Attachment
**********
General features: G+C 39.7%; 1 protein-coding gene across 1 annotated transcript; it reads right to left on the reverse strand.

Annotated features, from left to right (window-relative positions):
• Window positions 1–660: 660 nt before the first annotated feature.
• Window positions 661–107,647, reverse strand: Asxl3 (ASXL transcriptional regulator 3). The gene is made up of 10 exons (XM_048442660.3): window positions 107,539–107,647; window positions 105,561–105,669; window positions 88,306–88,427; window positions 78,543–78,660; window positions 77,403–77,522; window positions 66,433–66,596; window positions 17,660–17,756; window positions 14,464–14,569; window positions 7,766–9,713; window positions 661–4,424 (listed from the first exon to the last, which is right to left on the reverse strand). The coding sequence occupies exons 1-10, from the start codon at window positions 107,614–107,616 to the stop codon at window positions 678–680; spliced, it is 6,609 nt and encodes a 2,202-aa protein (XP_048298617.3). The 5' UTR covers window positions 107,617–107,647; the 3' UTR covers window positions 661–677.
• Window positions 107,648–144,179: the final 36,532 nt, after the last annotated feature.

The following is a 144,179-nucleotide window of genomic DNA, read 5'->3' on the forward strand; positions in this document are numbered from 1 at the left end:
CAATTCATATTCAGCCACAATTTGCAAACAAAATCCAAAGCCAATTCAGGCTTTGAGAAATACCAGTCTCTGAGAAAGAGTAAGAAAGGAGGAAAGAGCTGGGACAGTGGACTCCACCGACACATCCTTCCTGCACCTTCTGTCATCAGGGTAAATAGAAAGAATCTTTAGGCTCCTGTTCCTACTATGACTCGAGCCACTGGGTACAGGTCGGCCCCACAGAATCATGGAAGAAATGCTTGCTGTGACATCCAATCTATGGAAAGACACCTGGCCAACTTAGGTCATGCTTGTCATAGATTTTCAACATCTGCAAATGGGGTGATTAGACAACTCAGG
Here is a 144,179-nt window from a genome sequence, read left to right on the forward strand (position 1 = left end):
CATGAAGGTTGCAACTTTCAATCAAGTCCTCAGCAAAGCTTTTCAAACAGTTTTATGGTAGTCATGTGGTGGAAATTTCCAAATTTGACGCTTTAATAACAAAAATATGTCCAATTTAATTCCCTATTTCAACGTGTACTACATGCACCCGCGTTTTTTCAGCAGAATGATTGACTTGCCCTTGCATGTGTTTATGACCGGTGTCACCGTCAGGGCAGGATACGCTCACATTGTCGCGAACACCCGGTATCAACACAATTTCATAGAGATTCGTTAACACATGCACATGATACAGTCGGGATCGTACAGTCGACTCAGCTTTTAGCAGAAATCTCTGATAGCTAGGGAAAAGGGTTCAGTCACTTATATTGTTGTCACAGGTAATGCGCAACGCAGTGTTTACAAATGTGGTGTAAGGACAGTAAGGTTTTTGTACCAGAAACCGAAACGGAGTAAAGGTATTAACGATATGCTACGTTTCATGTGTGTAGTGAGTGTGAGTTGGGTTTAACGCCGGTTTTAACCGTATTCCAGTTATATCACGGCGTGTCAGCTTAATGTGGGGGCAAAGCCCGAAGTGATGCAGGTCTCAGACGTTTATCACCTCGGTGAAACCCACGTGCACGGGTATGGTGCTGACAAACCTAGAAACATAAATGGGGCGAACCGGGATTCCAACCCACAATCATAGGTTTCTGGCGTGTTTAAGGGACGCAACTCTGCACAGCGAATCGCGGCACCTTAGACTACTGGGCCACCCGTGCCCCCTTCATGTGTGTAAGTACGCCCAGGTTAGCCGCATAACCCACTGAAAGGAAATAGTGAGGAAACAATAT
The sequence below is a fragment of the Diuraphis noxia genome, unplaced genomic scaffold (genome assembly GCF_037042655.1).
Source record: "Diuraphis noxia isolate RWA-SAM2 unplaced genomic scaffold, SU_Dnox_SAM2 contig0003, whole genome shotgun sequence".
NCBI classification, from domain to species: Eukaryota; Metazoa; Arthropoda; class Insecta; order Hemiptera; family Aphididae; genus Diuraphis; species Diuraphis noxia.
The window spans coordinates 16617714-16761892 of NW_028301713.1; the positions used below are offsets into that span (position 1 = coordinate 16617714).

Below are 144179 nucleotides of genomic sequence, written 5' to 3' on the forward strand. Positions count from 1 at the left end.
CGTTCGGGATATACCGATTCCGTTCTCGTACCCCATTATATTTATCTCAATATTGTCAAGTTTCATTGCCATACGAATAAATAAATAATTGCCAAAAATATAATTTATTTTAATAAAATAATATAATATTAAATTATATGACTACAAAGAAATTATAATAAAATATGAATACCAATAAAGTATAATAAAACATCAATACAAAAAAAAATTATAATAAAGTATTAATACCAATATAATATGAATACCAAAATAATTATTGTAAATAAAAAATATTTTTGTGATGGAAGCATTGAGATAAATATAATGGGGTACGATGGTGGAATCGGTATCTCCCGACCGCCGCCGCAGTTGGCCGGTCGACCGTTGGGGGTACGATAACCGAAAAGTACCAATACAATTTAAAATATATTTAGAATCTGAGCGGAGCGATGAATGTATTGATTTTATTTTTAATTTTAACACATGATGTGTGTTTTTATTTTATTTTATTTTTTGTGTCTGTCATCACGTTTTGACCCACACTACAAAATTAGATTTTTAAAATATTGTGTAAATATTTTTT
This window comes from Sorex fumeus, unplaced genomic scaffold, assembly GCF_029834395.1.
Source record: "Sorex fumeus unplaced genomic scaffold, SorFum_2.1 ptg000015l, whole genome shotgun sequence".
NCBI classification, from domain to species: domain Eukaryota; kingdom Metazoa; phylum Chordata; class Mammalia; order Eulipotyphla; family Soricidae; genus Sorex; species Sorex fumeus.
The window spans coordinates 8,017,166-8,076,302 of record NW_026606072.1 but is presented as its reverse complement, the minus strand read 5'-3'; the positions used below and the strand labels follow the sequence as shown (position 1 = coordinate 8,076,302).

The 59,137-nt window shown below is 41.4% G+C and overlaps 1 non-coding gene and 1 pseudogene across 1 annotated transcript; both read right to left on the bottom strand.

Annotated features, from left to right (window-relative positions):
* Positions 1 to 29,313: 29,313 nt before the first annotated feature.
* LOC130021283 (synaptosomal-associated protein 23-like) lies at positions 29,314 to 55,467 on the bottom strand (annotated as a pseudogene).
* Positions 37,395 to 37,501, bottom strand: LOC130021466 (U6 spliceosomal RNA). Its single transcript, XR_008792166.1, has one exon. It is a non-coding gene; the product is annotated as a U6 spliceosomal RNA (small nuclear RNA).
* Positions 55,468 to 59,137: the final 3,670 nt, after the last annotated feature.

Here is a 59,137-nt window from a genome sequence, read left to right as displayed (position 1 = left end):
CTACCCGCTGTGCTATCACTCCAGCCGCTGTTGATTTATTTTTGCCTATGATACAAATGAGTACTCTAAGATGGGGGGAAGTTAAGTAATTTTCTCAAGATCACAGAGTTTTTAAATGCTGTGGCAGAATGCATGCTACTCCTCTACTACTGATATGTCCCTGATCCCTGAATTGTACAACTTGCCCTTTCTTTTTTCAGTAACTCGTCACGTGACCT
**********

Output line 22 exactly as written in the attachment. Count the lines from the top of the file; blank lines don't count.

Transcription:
* Positions 1 to 29,313: 29,313 nt before the first annotated feature.